Larimer County Department of Health and Environment officials reported Tuesday the first report of a case of West Nile virus (WNV) in a Loveland resident. The patient showed symptoms consistent with West Nile virus, and blood tests revealed West Nile virus infection. The resident was not hospitalized.  Infection likely occurred the last full week of May.

Culex tarsalis mosquito/CDC
Culex tarsalis mosquito/CDC

West Nile disease is a viral infection which is spread to people by bites from infected Culex mosquitoes.  Symptoms can range from none at all to severe illness.  About 75% of people who are infected are asymptomatic; about 25% will develop West Nile fever.  Less than 1% develop the more severe neuroinvasive form, which can lead to hospitalization, critical illness, chronic disability, or even death.

Larimer County Department of Health and Environment works with cities, Colorado Mosquito Control, Inc., and Colorado State University to monitor and assess the risk to Larimer County residents. The Health Department also works with homeowner’s associations to provide advice on eliminating sources of mosquito breeding and other methods of mosquito control.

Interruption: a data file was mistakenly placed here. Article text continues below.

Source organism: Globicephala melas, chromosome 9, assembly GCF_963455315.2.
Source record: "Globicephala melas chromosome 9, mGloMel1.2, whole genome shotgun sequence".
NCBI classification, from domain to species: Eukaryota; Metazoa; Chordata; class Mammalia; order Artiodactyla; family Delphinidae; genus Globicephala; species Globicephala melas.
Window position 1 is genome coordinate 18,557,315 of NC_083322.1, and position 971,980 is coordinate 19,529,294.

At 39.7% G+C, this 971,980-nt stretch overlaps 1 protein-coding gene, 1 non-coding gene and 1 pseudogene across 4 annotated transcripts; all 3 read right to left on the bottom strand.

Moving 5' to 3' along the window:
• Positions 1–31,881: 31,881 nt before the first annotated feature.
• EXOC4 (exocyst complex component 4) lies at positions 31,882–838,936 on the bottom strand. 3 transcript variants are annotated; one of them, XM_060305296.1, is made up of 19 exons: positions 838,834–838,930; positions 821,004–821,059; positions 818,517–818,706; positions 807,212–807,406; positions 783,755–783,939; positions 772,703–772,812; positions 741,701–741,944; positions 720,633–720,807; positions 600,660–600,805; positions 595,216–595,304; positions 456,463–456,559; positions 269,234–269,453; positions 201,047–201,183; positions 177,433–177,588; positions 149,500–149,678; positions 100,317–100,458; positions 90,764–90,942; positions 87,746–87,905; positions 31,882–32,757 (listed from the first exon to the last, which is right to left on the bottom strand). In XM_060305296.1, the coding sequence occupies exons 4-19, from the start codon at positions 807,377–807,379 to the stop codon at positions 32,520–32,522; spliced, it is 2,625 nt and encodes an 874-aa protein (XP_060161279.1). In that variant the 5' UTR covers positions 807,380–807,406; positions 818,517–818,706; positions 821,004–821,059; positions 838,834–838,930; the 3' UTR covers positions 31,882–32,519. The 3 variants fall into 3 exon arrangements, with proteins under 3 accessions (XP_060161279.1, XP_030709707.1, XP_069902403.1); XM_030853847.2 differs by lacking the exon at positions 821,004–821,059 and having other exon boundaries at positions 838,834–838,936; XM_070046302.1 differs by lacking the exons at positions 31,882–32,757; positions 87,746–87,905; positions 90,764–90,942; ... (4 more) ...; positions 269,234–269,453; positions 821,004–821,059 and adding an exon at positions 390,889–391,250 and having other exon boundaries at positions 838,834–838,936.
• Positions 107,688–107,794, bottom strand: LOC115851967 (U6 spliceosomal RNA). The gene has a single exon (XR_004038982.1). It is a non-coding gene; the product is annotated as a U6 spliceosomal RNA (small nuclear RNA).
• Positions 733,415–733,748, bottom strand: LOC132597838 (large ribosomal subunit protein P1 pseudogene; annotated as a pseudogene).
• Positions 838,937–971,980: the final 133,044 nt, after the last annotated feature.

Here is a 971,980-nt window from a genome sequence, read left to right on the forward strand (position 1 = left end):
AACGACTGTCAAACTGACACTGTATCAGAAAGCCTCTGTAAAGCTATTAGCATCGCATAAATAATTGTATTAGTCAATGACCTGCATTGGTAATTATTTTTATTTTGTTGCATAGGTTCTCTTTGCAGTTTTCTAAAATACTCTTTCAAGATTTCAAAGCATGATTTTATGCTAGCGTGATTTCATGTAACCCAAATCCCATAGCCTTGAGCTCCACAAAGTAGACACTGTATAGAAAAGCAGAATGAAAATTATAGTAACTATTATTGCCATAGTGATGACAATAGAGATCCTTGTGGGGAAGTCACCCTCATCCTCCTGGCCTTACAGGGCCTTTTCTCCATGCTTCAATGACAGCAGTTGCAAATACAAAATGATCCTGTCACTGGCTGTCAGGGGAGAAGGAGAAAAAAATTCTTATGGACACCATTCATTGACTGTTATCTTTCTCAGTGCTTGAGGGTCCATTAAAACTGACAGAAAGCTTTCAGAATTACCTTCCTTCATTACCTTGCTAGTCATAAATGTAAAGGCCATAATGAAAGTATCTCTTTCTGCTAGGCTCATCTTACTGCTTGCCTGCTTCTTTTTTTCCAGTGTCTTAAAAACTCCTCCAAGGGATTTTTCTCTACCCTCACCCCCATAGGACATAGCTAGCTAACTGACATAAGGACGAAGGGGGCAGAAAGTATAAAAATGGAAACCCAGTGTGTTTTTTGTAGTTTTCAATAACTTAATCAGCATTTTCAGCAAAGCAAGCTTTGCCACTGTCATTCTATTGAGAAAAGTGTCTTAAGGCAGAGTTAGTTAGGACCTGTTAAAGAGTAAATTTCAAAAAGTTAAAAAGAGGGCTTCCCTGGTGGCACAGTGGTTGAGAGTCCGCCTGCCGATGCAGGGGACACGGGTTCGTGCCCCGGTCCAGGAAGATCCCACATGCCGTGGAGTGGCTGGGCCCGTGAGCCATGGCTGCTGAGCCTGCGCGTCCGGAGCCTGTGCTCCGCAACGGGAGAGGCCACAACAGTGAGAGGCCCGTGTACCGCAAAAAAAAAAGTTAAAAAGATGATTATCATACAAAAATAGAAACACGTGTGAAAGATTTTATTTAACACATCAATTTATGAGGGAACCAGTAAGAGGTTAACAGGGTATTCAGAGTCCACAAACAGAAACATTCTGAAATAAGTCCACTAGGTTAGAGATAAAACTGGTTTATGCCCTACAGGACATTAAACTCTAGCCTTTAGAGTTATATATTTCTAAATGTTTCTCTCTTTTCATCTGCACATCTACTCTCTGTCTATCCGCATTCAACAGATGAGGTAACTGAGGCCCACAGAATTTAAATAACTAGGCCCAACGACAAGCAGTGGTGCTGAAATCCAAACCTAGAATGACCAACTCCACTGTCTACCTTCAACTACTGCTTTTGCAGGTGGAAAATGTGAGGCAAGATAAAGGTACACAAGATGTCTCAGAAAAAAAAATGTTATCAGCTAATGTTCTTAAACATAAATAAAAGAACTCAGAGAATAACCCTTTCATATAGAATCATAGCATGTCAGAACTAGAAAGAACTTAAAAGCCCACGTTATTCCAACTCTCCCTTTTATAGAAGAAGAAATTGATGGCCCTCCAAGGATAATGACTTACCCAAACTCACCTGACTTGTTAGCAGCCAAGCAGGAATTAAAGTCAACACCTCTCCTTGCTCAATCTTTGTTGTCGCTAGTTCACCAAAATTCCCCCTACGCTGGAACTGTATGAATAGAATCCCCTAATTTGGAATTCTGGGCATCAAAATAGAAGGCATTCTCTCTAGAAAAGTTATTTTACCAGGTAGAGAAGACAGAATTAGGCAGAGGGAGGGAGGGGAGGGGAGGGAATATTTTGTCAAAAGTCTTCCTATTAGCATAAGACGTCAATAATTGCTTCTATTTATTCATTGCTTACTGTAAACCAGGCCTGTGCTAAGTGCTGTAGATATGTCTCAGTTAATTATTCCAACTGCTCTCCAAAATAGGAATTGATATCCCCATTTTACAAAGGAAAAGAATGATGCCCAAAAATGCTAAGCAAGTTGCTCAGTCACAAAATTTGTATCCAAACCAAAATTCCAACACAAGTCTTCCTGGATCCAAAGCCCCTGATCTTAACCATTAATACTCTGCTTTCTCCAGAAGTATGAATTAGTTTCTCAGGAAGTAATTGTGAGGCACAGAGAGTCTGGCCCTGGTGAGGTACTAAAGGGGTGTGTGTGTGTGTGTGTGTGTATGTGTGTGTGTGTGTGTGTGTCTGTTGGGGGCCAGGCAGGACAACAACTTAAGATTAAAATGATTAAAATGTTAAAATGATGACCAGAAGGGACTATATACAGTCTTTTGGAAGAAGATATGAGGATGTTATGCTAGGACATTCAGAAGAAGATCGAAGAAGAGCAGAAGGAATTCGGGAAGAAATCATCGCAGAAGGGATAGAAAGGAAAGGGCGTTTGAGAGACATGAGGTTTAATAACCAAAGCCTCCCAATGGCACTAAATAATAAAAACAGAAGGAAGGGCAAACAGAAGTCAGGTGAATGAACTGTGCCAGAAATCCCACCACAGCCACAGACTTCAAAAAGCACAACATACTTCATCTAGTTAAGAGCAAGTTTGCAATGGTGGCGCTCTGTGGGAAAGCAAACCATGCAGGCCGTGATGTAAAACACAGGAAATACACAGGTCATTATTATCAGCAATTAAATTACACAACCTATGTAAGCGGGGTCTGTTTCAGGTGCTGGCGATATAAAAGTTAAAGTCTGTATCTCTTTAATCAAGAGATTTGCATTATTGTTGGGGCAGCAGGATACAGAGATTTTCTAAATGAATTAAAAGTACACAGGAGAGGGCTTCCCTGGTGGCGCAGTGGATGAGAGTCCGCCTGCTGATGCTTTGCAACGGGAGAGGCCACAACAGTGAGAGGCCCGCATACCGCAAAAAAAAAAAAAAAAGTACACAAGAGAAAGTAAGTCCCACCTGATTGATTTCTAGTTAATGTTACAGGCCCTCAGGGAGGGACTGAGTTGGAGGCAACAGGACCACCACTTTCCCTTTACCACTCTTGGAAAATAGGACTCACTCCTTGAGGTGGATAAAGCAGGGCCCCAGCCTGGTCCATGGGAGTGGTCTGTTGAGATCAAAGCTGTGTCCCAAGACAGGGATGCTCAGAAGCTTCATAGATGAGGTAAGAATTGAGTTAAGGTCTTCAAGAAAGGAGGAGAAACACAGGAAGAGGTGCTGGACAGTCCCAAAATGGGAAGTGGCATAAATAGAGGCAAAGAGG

West Nile virus can be prevented. In addition to community efforts, such as larviciding, reducing water where mosquitoes can breed, and spraying for adult mosquitoes, individuals can remember to use the 4 D’s to help prevent West Nile virus disease:

  • DEET or other effective mosquito repellent – Use an EPA-registered mosquito repellent that has been proven to be effective against West Nile virus-carrying mosquitoes.  DEET, Picaridin, Oil of Lemon Eucalyptus (also called p-menthane-3,8-diol or PMD) and IR3535 are good choices.
  • Dusk to Dawn – Avoid exposure during peak Culex mosquito feeding times, from dusk through dawn.
  • Dress – Wear long sleeves and pants to keep mosquitoes from biting.
  • Drain – Remove standing water in your yard or garden to minimize mosquito breeding areas.